Rosemere, Que. – There are stretches on Chemin de la Grande-Côte, a two-lane suburban road lined by trees and quaint low-rise storefronts, where the speed limit drops to only 30 kilometres an hour.
“And they’re tough on it,” said the soft-spoken man behind the desk.
The man lived nearby, in Rosemere, Que., a half-hour’s drive north of Montreal, and said that he used to drive quickly, but not as much anymore.
“I used to not get tickets,” he said with a wry smile. “They used to stop me and say, ‘oh, it’s you — well, be careful.’ But they don’t do that anymore.”
Gaetan Boucher became a hero across Canada precisely because of the speed with which he moved. It was 30 years ago next month that Boucher, then a confident 25-year-old on a shoestring budget, won three of the four Canadian medals at the 1984 Winter Olympics in Sarajevo.
On an outdoor speedskating track, where the lane markers were made of snow and where spectators watched from raised mounds around the oval, Boucher won two gold medals and a bronze. (Brian Orser won the country’s only other medal that year, with a silver in figure skating.)
Sponsors queued to sign him when he returned. The Montreal Canadiens and the Quebec Nordiques fought over whether Boucher should drop the ceremonial puck first at a game in Quebec City, or in Montreal. Quebec premier René Levesque had bragged, at one point during the Games: “Quebec 3, Canada 0.”
Now, at 55, Boucher was sitting behind a desk in a small office, having turned off a radio when a guest arrived to chat. He is the general manager of an arena complex — a not-for-profit with two sheets of ice, an indoor soccer facility, a restaurant, a pro shop and up to 15 employees — and he is content in the peace and quiet.
With the radio off in the middle of a weekday, the hum of the ventilation system was his only companion. The ice was clear, and the lights in the hallway were dimmed. Boucher fielded a few phone calls, with images from security cameras shown on a screen nearby.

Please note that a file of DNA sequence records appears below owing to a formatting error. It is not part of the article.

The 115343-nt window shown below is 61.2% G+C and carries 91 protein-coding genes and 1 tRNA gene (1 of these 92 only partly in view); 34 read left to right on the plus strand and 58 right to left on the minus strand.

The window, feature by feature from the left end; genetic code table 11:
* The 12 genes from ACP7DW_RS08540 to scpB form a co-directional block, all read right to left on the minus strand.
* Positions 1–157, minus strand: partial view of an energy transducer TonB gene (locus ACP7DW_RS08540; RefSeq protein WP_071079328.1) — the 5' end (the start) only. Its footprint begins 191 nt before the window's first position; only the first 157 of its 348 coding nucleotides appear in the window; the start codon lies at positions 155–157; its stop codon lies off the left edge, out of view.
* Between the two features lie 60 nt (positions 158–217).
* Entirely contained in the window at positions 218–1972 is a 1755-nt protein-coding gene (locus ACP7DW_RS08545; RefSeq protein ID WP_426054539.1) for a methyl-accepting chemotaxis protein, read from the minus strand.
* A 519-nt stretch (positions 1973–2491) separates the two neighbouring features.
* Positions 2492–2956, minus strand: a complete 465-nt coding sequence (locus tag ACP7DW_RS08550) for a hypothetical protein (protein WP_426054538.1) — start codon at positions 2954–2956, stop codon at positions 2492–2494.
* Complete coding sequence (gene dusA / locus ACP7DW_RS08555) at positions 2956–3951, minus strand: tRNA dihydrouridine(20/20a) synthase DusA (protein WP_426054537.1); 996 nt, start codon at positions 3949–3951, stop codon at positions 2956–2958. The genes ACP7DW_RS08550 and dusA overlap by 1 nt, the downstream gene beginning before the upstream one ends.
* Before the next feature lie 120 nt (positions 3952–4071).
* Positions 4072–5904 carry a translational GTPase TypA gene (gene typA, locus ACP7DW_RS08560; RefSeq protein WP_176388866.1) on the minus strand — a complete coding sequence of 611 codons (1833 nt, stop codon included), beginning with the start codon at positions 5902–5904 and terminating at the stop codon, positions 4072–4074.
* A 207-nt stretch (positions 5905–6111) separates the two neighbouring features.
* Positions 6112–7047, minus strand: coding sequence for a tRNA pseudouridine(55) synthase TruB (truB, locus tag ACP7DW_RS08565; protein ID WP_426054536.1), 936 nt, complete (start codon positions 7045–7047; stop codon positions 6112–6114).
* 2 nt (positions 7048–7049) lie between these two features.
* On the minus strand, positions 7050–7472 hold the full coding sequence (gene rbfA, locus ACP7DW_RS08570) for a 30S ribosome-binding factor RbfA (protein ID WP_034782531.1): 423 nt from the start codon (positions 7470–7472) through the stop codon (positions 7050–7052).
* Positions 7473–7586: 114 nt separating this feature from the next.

Only hints of his past were on display; a photo of him skating at a world championship, with that familiar menacing glare, a pair of hockey skates tucked under a cabinet. He does not make many public appearances anymore.
“I refuse just about every request,” he said. “I have my life here and my family, my friends, and I’m satisfied. Not being so visible all the time, you slowly fade.”
Boucher became a star in an era before high-performance sports was a term commonly associated with amateur athletics in Canada. For a while, he said he survived on a $320 monthly stipend from Sport Canada — it moved to $850 a month later in his career, but even then, he needed his agent to vouch for him at the bank so he could get a mortgage for his house — and had to pay out of pocket for his own skates.
He was the first Canadian man to win two gold medals at the same Winter Games. And he did it despite the fact he had broken his ankle the previous March, and had only resumed full training that October, months before the Olympics began. Boucher was awarded the Lou Marsh Trophy as the top Canadian athlete in 1984.
“It was incredible,” he said. “I didn’t know how strong the visibility would be after the Olympics. A lot of things happened.”
He and his German-born wife, Karin, have raised four children. Their eldest, Jean-François, was a forward on the Yale University hockey team, and he is still playing professionally in Germany.
Boucher is also still affiliated with his sport. He will be in Sochi as an analyst with Radio Canada, continuing his streak of attending every Winter Games since his retirement from competition, after the 1988 Olympics in Calgary.
He won four Olympic medals, in all — he won silver in Lake Placid, in 1980 — and has been inducted into Canada’s Sports Hall of Fame. But there have also been some strange omissions. Boucher is not a member of Canada’s Walk of Fame, for example, and he was also not invited to be part of the Opening Ceremony at the Vancouver Olympics.
Boucher said he only started wondering about the Vancouver Games when those around him asked him whether he was going to play a role in lighting the Olympic flame. Only then did he start thinking, and wondering, waiting: “And then I was disappointed.”
He golfs, and he rides his bicycle. He is still soft-spoken and friendly. And, not far under the surface, he still has the same intensity seen in the picture hanging on the wall, with his dark eyes focused on the ice ahead, burning.
During a visit in October, Boucher said he had not been on skates yet that year. Part of it, he seemed to suggest, was because of his old competitive nature, even in hockey skates, and even during public skating events at his arena.
“I do intervals,” he said. “I look at my watch. I skate for three minutes pretty fast, then take a minute break, and then skate again. It’s . . . not fun.”
“I’m not doing this to be competitive, so why can’t I just skate slower and talk to people,” he said with a smile. “I can’t do it.”
Does anyone try to keep up with him?
“No,” he said.
Could they keep up with him?
“They could try,” he said, pausing a beat, “but probably not.”